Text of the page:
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Connecting the Interstellar Gas and Dust Properties in Distant Galaxies Using Quasar Absorption Systems

Published online by Cambridge University Press:  12 September 2016

Monique C. Aller
Affiliation:
Dept. of Physics, Georgia Southern University, Statesboro, GA, 30460, USA email: maller@georgiasouthern.edu Dept. of Physics & Astronomy, University of South Carolina, Columbia, SC, 29208, USA
Varsha P. Kulkarni
Affiliation:
Dept. of Physics & Astronomy, University of South Carolina, Columbia, SC, 29208, USA
Donald G. York
Affiliation:
Dept. of Astronomy & Astrophysics, University of Chicago, Chicago, IL, 60637, USA
Daniel E. Welty
Affiliation:
Dept. of Astronomy & Astrophysics, University of Chicago, Chicago, IL, 60637, USA
Giovanni Vladilo
Affiliation:
Osservatorio Astronomico di Trieste, Via Tiepolo 11, I-34143 Trieste, Italy
Debopam Som
Affiliation:
Dept. of Physics & Astronomy, University of South Carolina, Columbia, SC, 29208, USA
Kyle Lackey
Affiliation:
Dept. of Physics & Astronomy, University of South Carolina, Columbia, SC, 29208, USA
Eli Dwek
Affiliation:
NASA GSFC, Greenbelt, MD, 20771, USA
Nassim Beiranvand
Affiliation:
Dept. of Physics & Astronomy, University of South Carolina, Columbia, SC, 29208, USA
Sean Morrison
Affiliation:
Dept. of Physics & Astronomy, University of South Carolina, Columbia, SC, 29208, USA
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Abstract

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Gas and dust grains are fundamental components of the interstellar medium and significantly impact many of the physical processes driving galaxy evolution, such as star-formation, and the heating, cooling, and ionization of the interstellar material. Quasar absorption systems (QASs), which trace intervening galaxies along the sightlines to luminous quasars, provide a valuable tool to directly study the properties of the interstellar gas and dust in distant, normal galaxies. We have established the presence of silicate dust grains in at least some gas-rich QASs, and find that they exist at higher optical depths than expected for diffuse gas in the Milky Way. Differences in the absorption feature shapes additionally suggest variations in the silicate dust grain properties, such as in the level of grain crystallinity, from system-to-system. We present results from a study of the gas and dust properties of QASs with adequate archival IR data to probe the silicate dust grain properties. We discuss our measurements of the strengths of the 10 and 18 μm silicate dust absorption features in the QASs, and constraints on the grain properties (e.g., composition, shape, crystallinity) based on fitted silicate profile templates. We investigate correlations between silicate dust abundance, reddening, and gas metallicity, which will yield valuable insights into the history of star formation and chemical enrichment in galaxies.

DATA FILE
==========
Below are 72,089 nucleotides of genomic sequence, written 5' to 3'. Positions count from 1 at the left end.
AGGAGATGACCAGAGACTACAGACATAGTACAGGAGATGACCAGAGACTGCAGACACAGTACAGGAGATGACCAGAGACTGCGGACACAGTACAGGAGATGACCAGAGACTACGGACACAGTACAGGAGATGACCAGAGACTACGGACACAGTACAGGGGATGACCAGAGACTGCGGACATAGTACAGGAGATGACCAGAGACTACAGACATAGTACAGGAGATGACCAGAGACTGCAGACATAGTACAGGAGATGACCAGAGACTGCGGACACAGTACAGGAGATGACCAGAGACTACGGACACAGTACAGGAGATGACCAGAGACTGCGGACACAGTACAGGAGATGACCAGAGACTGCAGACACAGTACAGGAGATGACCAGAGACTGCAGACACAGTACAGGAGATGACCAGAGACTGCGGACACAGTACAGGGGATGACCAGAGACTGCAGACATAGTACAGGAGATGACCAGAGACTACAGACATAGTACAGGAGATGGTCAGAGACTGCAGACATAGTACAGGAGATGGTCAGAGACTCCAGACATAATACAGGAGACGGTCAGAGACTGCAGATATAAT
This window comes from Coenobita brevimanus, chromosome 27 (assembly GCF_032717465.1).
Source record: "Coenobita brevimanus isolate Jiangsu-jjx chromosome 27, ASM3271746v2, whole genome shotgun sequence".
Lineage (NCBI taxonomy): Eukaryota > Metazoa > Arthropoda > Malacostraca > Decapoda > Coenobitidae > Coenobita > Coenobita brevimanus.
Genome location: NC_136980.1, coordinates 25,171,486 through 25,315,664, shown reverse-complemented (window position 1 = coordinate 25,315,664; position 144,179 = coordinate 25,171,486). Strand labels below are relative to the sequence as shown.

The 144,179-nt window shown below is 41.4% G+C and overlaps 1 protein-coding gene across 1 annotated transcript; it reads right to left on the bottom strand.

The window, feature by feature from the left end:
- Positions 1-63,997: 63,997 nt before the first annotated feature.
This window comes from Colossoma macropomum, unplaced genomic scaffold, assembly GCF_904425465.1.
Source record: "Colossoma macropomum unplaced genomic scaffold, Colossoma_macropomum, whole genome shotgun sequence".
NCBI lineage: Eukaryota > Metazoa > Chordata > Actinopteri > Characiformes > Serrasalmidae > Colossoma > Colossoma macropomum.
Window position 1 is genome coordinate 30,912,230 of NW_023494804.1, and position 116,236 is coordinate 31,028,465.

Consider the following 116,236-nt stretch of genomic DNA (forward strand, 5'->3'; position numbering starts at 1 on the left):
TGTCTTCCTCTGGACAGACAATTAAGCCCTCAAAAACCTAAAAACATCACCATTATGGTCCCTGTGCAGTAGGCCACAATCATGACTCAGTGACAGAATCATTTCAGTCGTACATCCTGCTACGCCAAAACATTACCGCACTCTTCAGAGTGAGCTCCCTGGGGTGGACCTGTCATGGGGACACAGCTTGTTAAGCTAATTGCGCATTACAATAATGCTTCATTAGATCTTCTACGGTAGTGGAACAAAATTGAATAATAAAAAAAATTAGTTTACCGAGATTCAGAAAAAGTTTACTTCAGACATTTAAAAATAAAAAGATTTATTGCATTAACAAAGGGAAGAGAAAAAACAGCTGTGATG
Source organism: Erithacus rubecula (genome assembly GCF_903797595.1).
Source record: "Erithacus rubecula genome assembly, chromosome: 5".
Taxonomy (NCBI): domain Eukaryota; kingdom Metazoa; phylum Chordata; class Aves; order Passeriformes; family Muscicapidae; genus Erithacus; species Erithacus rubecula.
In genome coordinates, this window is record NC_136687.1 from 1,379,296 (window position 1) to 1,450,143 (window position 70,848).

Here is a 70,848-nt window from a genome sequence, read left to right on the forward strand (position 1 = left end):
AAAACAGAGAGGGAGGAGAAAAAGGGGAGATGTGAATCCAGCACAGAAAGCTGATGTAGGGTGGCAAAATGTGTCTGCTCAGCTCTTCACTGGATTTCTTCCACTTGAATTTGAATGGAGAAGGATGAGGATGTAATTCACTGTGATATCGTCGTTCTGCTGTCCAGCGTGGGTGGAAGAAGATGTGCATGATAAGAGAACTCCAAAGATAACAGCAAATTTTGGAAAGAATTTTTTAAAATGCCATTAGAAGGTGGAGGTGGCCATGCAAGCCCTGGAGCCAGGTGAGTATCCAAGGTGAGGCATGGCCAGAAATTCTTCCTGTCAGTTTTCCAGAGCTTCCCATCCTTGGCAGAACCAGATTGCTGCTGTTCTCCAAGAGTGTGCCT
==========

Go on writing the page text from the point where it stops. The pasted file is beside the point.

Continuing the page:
Type
Poster Papers
Copyright
Copyright © International Astronomical Union 2015 

References

Aller, M.C., Kulkarni, V.P., York, D.G., Vladilo, G., Welty, D.E., & Som, D. 2012, ApJ, 748, 19 CrossRefGoogle Scholar
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Chiar, J.E., & Tielens, A.G.G.M. 2006, ApJ, 637, 774 CrossRefGoogle Scholar
Jäger, C., Molster, F.J., Dorschner, J., Henning, Th., Mutschke, H., & Waters, L.B.F.M. 1998, A&A, 339, 904 Google ScholarPubMed
Kulkarni, V.P., Torres-Garcia, L.M., Som, D., York, D.G., Welty, D.E., & Vladilo, G. 2011, ApJ, 726, 14 CrossRefGoogle Scholar
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